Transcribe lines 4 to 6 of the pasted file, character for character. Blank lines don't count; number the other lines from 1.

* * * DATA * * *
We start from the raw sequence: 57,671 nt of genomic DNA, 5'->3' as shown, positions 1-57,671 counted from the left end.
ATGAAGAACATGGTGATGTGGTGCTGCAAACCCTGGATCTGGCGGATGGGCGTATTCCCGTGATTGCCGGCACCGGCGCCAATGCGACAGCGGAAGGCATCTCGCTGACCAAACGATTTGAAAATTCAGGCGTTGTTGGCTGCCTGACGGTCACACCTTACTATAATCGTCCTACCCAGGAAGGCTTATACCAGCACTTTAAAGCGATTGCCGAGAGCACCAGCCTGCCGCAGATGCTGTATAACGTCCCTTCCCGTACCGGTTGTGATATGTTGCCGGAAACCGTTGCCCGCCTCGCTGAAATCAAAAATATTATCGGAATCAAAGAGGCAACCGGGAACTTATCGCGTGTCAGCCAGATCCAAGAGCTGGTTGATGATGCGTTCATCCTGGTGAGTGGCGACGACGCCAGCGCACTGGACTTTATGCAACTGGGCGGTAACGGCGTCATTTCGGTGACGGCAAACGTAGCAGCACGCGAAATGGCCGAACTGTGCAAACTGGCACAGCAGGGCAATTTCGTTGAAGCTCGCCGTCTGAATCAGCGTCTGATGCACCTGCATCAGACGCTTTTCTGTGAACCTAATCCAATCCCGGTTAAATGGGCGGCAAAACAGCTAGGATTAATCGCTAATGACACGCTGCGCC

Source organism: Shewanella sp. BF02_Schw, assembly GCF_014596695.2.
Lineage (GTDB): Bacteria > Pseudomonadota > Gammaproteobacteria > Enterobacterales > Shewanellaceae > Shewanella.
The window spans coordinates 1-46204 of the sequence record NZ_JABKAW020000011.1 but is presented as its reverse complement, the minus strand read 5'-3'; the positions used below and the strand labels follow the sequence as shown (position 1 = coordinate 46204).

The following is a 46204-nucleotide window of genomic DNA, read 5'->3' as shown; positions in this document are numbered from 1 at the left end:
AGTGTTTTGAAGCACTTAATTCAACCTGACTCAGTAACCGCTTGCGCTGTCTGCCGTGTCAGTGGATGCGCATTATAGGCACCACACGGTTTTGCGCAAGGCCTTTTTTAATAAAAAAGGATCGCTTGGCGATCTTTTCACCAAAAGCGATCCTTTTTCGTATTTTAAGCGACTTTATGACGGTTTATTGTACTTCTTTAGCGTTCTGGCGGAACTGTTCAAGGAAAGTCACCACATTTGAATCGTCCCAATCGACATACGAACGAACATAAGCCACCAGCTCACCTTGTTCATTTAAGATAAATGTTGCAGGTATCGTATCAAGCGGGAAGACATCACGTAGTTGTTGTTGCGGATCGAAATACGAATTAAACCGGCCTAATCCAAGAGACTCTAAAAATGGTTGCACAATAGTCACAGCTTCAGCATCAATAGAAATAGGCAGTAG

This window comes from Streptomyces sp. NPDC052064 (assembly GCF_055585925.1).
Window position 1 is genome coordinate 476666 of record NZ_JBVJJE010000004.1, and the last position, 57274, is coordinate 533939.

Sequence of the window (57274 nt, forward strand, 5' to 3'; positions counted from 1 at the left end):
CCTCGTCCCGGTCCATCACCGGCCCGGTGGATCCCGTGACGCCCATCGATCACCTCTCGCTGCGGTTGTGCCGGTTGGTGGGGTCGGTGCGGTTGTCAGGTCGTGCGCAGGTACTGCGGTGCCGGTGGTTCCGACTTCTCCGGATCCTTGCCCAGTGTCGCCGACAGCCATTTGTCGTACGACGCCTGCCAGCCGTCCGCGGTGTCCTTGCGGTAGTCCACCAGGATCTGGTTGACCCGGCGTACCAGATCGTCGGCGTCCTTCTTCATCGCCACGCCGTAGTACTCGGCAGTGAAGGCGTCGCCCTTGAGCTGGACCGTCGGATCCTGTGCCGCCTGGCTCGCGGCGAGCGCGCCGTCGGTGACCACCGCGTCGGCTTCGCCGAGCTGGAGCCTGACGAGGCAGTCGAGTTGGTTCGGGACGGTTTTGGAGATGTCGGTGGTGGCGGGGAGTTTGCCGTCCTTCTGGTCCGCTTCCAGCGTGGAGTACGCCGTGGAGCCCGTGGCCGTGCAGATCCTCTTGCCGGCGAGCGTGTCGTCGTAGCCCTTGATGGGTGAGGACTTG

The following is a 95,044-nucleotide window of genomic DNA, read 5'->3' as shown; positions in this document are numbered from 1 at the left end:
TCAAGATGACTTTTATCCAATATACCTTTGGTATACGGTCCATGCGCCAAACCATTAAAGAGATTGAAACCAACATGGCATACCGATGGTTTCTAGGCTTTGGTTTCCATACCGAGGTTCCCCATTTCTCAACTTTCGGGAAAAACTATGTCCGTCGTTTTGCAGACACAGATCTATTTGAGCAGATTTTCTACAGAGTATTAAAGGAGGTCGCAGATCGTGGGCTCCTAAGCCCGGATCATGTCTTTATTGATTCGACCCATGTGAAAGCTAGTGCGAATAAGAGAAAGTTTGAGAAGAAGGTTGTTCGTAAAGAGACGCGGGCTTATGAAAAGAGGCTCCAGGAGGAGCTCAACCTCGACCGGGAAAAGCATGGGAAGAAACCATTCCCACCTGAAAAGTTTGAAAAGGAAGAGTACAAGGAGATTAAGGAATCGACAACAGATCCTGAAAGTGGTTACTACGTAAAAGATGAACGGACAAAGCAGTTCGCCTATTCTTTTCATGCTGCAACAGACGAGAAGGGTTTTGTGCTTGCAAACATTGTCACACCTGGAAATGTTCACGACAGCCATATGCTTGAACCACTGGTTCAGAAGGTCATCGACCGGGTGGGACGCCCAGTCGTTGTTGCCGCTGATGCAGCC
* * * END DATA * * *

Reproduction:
Lineage (GTDB): Bacteria > Pseudomonadota > Gammaproteobacteria > Enterobacterales > Shewanellaceae > Shewanella.
The window spans coordinates 1-46204 of the sequence record NZ_JABKAW020000011.1 but is presented as its reverse complement, the minus strand read 5'-3'; the positions used below and the strand labels follow the sequence as shown (position 1 = coordinate 46204).

The following is a 46204-nucleotide window of genomic DNA, read 5'->3' as shown; positions in this document are numbered from 1 at the left end: